You’ve mentioned commitment. Could it be hampered by the excessive burden placed by the awareness of working on something that may prove a groundbreaking discovery?
That is very subjective. Psychologists, doctors, and pharmacologists who are working on a drug that may cure millions of people are also under stress. These scientists also sense that the findings of their studies will determine not so much the quality of knowledge as the future, well-being, or even lives of many people. Many researchers who make no groundbreaking discoveries will say that their job places a great burden on them. Their responsibility is of a different nature: they are responsible for their staff, their budget, their projects.
All these inconveniences are often offset by the fact that the pursuit of science is fascinating. You are discovering things no one has discovered before. You are trying to understand the world, describe it, notice that there is something more here that meets the eye. I couldn’t possibly imagine anything more beautiful than that. Of course, if you ask someone else, say a gardener, what working means to them, they might give you the same answer and say that this is something fascinating. As a matter of fact, we are saying that job satisfaction and the sense of a job well done essentially involve adjusting who we are to what we do. Not everyone wants to be a scientist, much in the same way not everyone wants to be a gardener. If these people swapped jobs, they would probably be unhappy.
Unhappiness is often treated as a personal issue. Does it have a tangible impact on professional life?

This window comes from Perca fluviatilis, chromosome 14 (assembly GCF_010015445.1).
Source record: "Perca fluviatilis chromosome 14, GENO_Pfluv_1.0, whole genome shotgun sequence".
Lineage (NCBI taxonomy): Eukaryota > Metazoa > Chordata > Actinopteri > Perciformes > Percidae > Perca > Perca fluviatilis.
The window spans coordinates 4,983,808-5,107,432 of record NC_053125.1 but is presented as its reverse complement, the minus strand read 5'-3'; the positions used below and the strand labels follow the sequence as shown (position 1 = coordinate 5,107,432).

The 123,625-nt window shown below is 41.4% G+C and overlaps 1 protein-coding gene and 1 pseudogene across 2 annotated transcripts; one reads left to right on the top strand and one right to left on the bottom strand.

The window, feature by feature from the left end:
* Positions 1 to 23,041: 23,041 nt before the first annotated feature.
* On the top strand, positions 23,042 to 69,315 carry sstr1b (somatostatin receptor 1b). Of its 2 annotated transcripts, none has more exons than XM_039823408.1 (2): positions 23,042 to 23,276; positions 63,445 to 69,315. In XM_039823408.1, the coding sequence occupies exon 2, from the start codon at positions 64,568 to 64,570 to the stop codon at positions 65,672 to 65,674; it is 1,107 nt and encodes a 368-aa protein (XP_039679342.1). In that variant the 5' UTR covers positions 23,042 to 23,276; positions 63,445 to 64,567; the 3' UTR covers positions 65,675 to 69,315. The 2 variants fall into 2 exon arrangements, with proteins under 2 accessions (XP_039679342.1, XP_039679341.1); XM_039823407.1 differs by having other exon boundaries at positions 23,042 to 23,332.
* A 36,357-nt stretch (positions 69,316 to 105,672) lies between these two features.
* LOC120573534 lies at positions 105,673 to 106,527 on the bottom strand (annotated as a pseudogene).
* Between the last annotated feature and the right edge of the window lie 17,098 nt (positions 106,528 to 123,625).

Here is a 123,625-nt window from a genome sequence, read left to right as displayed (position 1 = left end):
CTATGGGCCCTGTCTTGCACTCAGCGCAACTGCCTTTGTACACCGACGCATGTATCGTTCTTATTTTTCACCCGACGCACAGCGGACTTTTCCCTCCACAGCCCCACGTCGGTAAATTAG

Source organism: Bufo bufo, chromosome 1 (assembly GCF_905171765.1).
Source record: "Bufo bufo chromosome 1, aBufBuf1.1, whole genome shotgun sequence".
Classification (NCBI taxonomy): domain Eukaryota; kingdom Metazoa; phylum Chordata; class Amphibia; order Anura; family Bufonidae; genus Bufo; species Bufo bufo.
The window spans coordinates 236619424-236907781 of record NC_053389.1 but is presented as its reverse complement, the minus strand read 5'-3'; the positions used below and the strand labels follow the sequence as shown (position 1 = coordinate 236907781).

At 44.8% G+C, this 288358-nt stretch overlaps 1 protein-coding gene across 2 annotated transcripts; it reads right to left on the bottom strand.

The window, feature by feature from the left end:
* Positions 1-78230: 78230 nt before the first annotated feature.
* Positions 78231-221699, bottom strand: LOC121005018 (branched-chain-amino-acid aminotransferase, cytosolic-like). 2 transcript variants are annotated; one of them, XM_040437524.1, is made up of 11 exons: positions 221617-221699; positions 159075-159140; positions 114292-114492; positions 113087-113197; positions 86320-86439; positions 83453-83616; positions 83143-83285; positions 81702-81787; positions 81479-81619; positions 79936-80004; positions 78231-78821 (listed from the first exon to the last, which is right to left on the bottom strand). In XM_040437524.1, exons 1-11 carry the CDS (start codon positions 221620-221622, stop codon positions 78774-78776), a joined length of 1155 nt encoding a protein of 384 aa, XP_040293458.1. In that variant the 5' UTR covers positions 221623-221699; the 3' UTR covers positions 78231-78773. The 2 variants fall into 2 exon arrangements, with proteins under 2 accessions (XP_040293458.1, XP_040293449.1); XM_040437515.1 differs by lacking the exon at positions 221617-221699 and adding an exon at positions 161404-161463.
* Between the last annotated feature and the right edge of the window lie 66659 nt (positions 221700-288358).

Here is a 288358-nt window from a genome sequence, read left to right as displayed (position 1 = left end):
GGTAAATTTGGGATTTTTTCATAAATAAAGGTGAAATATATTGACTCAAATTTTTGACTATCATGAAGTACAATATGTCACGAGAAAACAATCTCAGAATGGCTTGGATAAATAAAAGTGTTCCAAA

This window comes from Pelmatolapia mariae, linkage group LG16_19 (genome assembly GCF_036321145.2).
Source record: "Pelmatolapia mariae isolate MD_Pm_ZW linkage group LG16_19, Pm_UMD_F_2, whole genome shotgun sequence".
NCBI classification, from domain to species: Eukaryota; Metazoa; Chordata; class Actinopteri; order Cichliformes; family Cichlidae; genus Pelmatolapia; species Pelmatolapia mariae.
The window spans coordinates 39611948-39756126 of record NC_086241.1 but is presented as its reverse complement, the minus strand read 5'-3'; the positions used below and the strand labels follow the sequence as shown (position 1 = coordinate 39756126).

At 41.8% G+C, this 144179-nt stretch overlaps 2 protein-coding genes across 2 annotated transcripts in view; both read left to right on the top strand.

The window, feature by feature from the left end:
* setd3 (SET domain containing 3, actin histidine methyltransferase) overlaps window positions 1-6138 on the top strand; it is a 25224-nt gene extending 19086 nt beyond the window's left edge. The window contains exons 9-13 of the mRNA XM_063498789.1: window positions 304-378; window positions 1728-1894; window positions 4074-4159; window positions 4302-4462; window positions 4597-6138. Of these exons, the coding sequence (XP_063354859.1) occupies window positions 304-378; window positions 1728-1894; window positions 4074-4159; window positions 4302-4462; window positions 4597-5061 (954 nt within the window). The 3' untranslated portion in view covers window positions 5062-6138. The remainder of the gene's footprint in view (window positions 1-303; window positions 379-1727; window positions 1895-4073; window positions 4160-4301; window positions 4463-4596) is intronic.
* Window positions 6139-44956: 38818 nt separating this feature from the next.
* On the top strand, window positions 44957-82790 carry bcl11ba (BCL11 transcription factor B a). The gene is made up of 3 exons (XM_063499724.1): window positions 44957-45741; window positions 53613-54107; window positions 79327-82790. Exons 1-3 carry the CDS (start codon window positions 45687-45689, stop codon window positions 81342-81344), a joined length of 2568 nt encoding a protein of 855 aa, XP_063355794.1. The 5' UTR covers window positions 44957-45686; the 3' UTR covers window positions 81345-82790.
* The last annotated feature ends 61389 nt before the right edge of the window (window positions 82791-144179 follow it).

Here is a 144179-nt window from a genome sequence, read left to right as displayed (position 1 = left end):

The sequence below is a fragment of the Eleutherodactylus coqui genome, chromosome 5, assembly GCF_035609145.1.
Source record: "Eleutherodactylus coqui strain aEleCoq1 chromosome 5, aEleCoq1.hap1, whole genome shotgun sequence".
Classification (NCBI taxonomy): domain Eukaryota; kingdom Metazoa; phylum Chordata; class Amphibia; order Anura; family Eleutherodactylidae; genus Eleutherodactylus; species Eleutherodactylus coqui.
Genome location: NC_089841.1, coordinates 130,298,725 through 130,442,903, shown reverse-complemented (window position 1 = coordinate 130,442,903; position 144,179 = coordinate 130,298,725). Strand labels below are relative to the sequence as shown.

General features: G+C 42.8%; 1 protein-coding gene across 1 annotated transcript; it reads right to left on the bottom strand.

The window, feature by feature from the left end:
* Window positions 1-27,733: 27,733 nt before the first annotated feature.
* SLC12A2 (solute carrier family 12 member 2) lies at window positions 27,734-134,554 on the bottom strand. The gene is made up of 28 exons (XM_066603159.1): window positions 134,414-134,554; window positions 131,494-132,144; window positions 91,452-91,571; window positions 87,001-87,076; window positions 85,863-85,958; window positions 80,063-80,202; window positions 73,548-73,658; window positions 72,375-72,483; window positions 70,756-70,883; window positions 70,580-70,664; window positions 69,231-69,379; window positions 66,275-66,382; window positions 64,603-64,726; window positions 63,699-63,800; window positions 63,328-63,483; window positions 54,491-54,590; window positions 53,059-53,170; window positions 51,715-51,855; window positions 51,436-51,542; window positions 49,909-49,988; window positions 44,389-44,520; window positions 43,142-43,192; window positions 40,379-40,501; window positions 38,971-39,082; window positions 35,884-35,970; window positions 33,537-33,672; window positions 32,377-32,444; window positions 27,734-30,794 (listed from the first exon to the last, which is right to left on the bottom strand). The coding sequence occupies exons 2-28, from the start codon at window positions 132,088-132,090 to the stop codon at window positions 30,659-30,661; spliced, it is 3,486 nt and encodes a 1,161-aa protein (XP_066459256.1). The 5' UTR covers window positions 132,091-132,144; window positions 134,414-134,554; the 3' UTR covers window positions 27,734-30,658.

Yes, this negative impact is called job burnout. It usually occurs when working on something you don’t believe in or no longer believe in, when there’s no reward or the reward is phony or delayed. Simply put, you feel your job is losing its meaning. Incidentally, if members of the team who worked on gravitational waves did not feel demotivated, that was a success in organizational terms and a success of their superior, who was able to keep motivation at an adequate level. Job burnout also occurs when doing tasks that are at odds with your individual goals. Such a condition is linked to permanent stress, because it leads to painful dissonance between what you’re trying to achieve at work and what you would like to actually achieve. Burnout has two major components. One of them is emotional exhaustion: you no longer enjoy what you do, you are fed up. The other is, generally speaking, disengagement, withdrawal: you’d like to do something else, you come to work, but you don’t know what you’ll be doing or why, or you’ll just do it as a matter of routine.
Are scientists likely to be affected?